Smoked Haddock, Prawn and Herb Fishcakes

How to make Great Fishcakes

Fishcakes are incredibly versatile, they can be a great starter like the Thai style crab cake, flavoured with lemongrass and chilli with a sweet and sour dipping sauce or a crisp golden-fried fishcake as a main course, a staple of many pub and restaurant menus. Fishcakes are really simple to make, and you can use potato to bulk up what can be expensive fish and seafood. You can choose from any number of combinations; a simple white fish such as cod, haddock or coley with a piquant brown caper and parsley butter for added zing, smoked salmon and dill ( ask your fishmonger if he sells smoked salmon trimmings ), extravagant salmon and lobster topped with sour cream and caviar or today’s recipe that punches plenty of flavour, smoked haddock, prawn and herb.

Smoked Haddock, Prawn and Herb Fishcakes
Smoked Haddock, Prawn and Herb Fishcakes

This is a very tasty fishcake for a light lunch, al fresco dining on a hot summer’s day with a crisp salad and some Tartar sauce or as simple supper served on a bed of creamed leeks or Ratatouille. The smoked haddock gives a lovely rich smoky flavour perfectly complimented by the herbs and light fluffy potato. Panné is the technique for breadcrumbing any food from fish to the classic Chicken Kiev to make this recipe you can use stale bread processed into breadcrumbs, Panko or as I have polenta or coursed cornmeal. Dip the fishcake in seasoned flour, then egg and milk mix then in the coating. Further dip in the egg mix and coating a second time for a crispier finish.

For more information on how to Panné visit A Cook’s Compendium


Crispy Smoked Haddock and Prawn Fishcakes

1kg Fluffy Potatoes, washed and peeled

750ml Milk

250g Smoked Haddock, skin removed and de-boned

250g Mixed Fish ( Cod, Whiting, Salmon ), skin removed and de-boned*

250g Prawns, roughly chopped

50g Shallots or Spring Onions, peeled and very very very finely chopped 

50g Jersey Butter

1 small Onion, peeled

25ml Jersey Double Cream

20g finely chopped Chives

20g finely chopped Parsley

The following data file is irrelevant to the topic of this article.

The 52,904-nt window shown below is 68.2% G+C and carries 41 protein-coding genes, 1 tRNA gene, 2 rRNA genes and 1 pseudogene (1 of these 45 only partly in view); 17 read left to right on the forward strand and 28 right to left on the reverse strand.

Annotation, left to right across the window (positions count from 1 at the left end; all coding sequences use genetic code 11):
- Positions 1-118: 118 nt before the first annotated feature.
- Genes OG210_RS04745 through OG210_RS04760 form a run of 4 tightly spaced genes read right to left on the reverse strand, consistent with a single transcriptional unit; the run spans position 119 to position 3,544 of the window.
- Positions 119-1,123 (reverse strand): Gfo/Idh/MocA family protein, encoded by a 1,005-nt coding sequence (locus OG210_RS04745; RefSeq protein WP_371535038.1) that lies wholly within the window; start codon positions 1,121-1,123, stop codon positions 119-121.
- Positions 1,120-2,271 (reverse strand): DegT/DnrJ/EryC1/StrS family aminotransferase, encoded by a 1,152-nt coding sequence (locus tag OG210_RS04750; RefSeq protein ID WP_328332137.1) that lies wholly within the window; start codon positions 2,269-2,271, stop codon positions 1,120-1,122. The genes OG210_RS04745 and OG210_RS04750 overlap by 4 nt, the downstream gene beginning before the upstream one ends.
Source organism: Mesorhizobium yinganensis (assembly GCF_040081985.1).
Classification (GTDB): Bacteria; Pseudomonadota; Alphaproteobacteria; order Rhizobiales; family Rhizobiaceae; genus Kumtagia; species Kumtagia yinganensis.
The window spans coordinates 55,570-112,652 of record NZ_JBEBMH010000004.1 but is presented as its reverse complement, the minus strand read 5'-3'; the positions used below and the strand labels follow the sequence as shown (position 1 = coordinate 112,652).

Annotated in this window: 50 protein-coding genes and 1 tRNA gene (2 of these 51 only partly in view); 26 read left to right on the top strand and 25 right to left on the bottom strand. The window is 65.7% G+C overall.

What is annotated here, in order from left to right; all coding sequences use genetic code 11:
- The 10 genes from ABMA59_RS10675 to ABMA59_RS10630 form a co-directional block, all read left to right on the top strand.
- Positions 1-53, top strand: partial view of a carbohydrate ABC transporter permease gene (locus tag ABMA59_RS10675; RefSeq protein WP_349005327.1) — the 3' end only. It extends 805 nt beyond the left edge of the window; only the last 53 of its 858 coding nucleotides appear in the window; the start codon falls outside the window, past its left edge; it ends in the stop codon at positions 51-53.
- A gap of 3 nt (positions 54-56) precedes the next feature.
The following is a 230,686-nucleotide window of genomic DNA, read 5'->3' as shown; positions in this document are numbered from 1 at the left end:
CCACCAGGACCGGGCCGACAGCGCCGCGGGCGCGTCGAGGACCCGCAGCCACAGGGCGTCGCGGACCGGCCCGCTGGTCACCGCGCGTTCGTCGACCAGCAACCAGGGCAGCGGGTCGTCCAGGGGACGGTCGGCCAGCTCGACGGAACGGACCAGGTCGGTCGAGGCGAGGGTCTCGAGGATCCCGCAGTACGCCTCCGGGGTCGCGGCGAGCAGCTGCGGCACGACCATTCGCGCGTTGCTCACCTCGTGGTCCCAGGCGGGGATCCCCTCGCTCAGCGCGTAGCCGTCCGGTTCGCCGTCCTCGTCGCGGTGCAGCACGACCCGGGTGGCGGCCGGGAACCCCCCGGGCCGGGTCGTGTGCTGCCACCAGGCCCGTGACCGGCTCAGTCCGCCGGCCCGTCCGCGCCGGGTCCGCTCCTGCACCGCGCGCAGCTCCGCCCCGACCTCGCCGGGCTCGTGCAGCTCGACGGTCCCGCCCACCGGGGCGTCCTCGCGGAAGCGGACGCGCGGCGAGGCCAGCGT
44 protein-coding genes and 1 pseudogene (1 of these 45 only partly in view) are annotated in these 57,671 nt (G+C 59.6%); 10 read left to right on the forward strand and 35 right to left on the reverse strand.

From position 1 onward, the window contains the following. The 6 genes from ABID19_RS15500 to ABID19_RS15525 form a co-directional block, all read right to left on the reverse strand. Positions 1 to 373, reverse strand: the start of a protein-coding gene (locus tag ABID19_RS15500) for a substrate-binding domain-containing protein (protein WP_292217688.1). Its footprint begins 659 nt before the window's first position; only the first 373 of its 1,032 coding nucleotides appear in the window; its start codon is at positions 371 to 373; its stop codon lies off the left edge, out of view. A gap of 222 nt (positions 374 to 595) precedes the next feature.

10g finely chopped Chervil

2 Cloves

1 Bay leaf

Sea Salt and freshly ground White Pepper to taste

Seasoned Flour, Egg and Milk, Course Cornmeal

*Your fishmonger may sell this using his offcuts

Stud the bay leaf to onion using the cloves, this is called a cloute. Pour the milk into a medium sized heavy-bottomed pan and add the cloute and the fish. Place on a low heat and bring to a simmer, and gently poach the fish for five minutes. Remove the fish from the pan and cool, the milk can be used to flavour  a chowder or a velouté sauce. When cool break the fish into large chunks. At the same time as you are poaching the fish boil the potatoes in another pan for mashing. When soft steam dry to remove excess moisture then gently mash with the cream, butter, salt and pepper. Combine the mashed potatoes, fish, prawns, onions and herbs together trying to keep the fish in large flakes throughout the mix. Correct seasoning.

Allow the mix to cool sufficiently so that you can safely handle it and then shape the mix into balls then squash slightly into fishcakes. Place the fishcakes on to a lightly floured baking tray and chill thoroughly, this will make the next stage much easier. Panné the fishcakes in the seasoned flour, egg mix and breadcrumbs, passing twice through the breadcrumbs. To cook gently shallow fry in a little oil for around five minutes on each side then finish in a preheated oven at 350 F / 180 C / Gas Mark 4 for around twenty minutes until golden brown and hot throughout.

Wine

 

What to Drink? Why not try your fishcakes with a crisp dry white wine like a chilled Soave or New Zealand Semillon.

Allergens in this recipe are;

  Flour  Raw Fish Milk  Crab

Please see the Allergens Page

Spicy Crab & Prawn Fishcakes with Sweetcorn and Coriander and a Thai style Dipping Sauce